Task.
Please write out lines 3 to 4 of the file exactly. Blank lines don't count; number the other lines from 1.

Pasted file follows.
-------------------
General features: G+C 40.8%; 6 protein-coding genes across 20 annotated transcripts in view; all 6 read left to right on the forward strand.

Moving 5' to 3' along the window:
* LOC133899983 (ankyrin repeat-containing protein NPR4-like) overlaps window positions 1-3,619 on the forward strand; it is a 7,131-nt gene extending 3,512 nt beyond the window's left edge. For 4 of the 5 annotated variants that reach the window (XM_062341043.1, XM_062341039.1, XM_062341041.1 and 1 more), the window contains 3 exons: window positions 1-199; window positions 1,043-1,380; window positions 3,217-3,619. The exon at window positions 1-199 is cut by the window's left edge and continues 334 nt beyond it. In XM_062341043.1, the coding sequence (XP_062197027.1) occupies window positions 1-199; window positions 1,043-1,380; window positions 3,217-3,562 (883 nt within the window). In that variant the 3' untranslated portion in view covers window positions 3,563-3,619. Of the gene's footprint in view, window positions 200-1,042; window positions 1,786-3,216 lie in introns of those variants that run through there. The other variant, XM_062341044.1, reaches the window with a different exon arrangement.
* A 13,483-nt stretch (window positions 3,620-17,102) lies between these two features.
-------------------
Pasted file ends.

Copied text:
* LOC133899983 (ankyrin repeat-containing protein NPR4-like) overlaps window positions 1-3,619 on the forward strand; it is a 7,131-nt gene extending 3,512 nt beyond the window's left edge. For 4 of the 5 annotated variants that reach the window (XM_062341043.1, XM_062341039.1, XM_062341041.1 and 1 more), the window contains 3 exons: window positions 1-199; window positions 1,043-1,380; window positions 3,217-3,619. The exon at window positions 1-199 is cut by the window's left edge and continues 334 nt beyond it. In XM_062341043.1, the coding sequence (XP_062197027.1) occupies window positions 1-199; window positions 1,043-1,380; window positions 3,217-3,562 (883 nt within the window). In that variant the 3' untranslated portion in view covers window positions 3,563-3,619. Of the gene's footprint in view, window positions 200-1,042; window positions 1,786-3,216 lie in introns of those variants that run through there. The other variant, XM_062341044.1, reaches the window with a different exon arrangement.
* A 13,483-nt stretch (window positions 3,620-17,102) lies between these two features.